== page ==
1.2

Fig. 21. Monotonic load-displacement curve [13,14]. Table 2 Cyclic load test results in capacity and stiffness. No. Fu (kN/mm) Top CDS CDSN CDST CDSV 196.0 214.6 208.7 216.6 Bottom 203.8 48.4 105.8 104.9 Ki (kN/mm) Top 4.5 3.0 3.7 3.8 Bottom 4.1 1.7 3.7 3.3

1.2 1.04 1 0.8 Fb / Ft 0.6 0.4 0.23 0.2 0

Fb : Bottom Maximum Strength Ft : Top Maximum Strength

0.51

0.48

CDS

CDSN

CDST

CDSV

Fig. 22. Maximum capacity comparison of specimens.

In an earthquake, the capacity of plastic deformation to absorb large amounts of energy and shear force is essential to the stability of the column-to-beam connection of the structure. Table 3 presents the inelastic rotation angle of connection required for the moment frame, according to the AISC Seismic Provisions for Structural Steel Buildings. Fig. 24 presents the inelastic rotation angle of each specimen under tension in the top and the bottom. Under tension in the top, all specimens exhibited an inelastic rotation angle of more than 0.02 rad and could be classified as a composite intermediate moment frame. Under tension in the bottom, the CDST and CDSV specimens had an inelastic rotation angle of more than 0.01 rad and could be classified as a composite ordinary moment frame. The inelastic rotation angle of the CDSN was greater than that of the CDST and CDSV specimens. It is thought that this was because the deformation of the CDSN specimen continued on without an increase in capacity, after yielding earlier than other specimens. All specimens satisfied the requirements for the composite ordinary moment frame in any case. 4.4. Energy absorbing capacity The energy absorbing capacity of a structure is one of the most important factors in its seismic performance. The energy absorbed by the deformation of the structure can be measured as the area enclosed by the load-displacement hysteretic curve. This is the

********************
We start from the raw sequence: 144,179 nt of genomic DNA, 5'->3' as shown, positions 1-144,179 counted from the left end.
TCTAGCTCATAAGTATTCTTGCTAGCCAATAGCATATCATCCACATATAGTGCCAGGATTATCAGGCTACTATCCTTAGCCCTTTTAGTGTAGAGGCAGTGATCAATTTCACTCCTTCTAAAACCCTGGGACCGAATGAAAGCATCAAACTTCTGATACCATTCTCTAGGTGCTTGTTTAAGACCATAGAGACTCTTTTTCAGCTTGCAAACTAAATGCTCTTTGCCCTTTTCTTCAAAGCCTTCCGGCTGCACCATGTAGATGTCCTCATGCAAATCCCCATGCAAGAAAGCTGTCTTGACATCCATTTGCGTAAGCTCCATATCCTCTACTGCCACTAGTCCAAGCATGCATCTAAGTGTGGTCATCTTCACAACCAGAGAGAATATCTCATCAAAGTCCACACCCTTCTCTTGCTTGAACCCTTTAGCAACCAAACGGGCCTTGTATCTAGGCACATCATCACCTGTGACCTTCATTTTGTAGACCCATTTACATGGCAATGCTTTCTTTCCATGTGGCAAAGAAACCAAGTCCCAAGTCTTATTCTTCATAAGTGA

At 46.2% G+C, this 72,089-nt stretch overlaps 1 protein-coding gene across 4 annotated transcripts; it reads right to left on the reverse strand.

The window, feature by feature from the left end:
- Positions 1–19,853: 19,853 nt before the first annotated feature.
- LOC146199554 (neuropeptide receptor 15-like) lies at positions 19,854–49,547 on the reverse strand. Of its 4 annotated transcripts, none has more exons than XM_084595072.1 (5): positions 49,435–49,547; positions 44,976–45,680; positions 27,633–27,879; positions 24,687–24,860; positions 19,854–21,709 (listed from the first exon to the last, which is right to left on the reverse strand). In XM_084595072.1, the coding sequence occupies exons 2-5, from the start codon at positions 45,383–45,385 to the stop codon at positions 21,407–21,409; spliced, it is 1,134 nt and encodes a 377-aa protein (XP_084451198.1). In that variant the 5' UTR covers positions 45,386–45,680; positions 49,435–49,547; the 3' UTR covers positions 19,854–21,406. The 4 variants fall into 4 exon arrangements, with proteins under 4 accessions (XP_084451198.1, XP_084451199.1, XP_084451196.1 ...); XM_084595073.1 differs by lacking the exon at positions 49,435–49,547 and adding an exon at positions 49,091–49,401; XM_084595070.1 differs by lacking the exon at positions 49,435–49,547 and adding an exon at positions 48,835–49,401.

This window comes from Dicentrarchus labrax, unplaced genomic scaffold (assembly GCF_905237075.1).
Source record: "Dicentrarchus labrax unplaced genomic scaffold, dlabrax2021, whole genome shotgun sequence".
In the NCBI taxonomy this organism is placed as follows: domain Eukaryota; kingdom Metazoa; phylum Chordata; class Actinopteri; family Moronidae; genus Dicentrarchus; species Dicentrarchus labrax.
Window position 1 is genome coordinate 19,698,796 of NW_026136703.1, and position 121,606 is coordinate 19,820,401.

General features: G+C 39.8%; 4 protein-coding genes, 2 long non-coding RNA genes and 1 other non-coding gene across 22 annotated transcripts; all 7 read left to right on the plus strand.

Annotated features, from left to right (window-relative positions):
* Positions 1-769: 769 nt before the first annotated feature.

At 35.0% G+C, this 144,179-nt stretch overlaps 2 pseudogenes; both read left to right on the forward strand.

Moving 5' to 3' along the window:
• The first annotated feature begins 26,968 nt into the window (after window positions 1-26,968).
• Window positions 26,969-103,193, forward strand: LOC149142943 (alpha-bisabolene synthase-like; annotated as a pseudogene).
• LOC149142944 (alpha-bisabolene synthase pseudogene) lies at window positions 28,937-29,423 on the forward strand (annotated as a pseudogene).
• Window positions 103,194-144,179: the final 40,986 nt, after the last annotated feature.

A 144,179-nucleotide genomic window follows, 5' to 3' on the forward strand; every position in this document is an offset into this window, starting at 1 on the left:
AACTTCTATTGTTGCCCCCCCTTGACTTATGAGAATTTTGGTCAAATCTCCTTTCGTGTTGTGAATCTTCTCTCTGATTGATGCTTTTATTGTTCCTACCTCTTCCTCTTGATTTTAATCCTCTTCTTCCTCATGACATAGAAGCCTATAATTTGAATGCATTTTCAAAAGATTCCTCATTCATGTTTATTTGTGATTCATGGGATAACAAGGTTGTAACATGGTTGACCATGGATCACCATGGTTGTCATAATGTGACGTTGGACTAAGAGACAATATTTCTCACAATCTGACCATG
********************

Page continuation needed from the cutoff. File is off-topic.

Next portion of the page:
1 0.8 Kb / Kt 0.6 0.4 0.2 0

Kb : Bottom Initial Stiffness Kt : Top Initial Stiffness 0.91

1.00 0.87

0.55

CDS

CDSN

CDST

CDSV

Fig. 23. Initial stiffness comparison of specimens.

total plastic work performed by the structure. Fig. 25 compares the total work performed by each specimen until a rotation angle of 0.02 rad is reached. The value of 0.02 rad was selected because fracture of all specimens occurred at an early stage, although they could potentially reach an inelastic rotation angle of 0.03 rad. The total work performed by the CDS specimen was the largest and total work performed by the other specimens was only 31%–68% of that of the CDS specimen. The test results demonstrated that the suggested connection types, with a simplified lower diaphragm, could obtain a sufficient energy absorbing capacity as that required to be used in weak-

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Table 3 Connection inelastic rotation capacity requirements. Frame classifications Composite ordinary moment frame (C-OMF) Composite intermediate moment frame (C-IMF) Composite special moment frame (C-SMF) Connection inelastic rotation capacity (rad) 0.01 0.02 0.03

another according to the type of lower diaphragm. It is considered that the suggested types can obtain sufficient energy absorbing capacity by reinforcing only the top of the connection with a combined cross diaphragm. These cyclic load test results demonstrated that the suggested connection types, which were reinforced with the asymmetric lower diaphragm, could obtain more than 0.01 rad of the inelastic rotation capacity, and so could be classified as a composite ordinary moment frame and have sufficient seismic performance. Therefore, it is concluded that the CFT column-to-beam connection with asymmetric lower diaphragm can be safely used in weakearthquake regions.